Date of Award


Access Type

Thesis - Open Access

Degree Name

Master of Science in Mechanical Engineering


Mechanical Engineering

Committee Chair

Dr. Brian Butka

First Committee Member

Darris L. White, Ph.D.

Second Committee Member

Charles F. Reinholtz, Ph.D.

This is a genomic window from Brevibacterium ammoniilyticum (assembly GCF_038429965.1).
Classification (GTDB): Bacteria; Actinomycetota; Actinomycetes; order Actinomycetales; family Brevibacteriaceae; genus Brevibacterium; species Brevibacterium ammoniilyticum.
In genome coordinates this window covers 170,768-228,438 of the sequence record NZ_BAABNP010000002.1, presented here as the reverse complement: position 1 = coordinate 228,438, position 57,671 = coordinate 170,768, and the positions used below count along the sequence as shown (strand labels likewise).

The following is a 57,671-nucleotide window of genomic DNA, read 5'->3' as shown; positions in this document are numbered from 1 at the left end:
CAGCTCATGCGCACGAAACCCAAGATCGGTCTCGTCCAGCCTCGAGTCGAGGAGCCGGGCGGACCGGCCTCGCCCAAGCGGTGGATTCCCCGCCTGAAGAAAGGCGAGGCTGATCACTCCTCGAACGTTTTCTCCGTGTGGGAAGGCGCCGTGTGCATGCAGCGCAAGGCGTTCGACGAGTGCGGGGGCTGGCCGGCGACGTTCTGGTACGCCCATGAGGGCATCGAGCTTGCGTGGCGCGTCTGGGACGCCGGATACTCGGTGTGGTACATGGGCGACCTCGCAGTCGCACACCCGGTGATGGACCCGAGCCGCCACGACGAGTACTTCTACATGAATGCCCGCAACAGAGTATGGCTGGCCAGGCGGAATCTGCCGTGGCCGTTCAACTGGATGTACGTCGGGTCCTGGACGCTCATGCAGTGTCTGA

Mimicking real-time human motion with a low cost solution has been an extremely difficult task in the past but with the release of the Microsoft Kinect motion capture system, this problem has been simplified. This thesis discusses the feasibility and design behind a simple robotic skeleton that utilizes the Kinect to mimic human movements in near real-time. The goal of this project is to construct a 1/3-scale model of a robotically enhanced skeleton and demonstrate the abilities of the Kinect as a tool for human movement mimicry. The resulting robot was able to mimic many human movements but was mechanically limited in the shoulders. Its movements were slower then real-time due to the inability for the controller to handle real-time motions. This research was presented and published at the 2012 SouthEastCon. Along with this, research papers about the formula hybrid accumulator design and the 2010 autonomous surface vehicle were presented and published.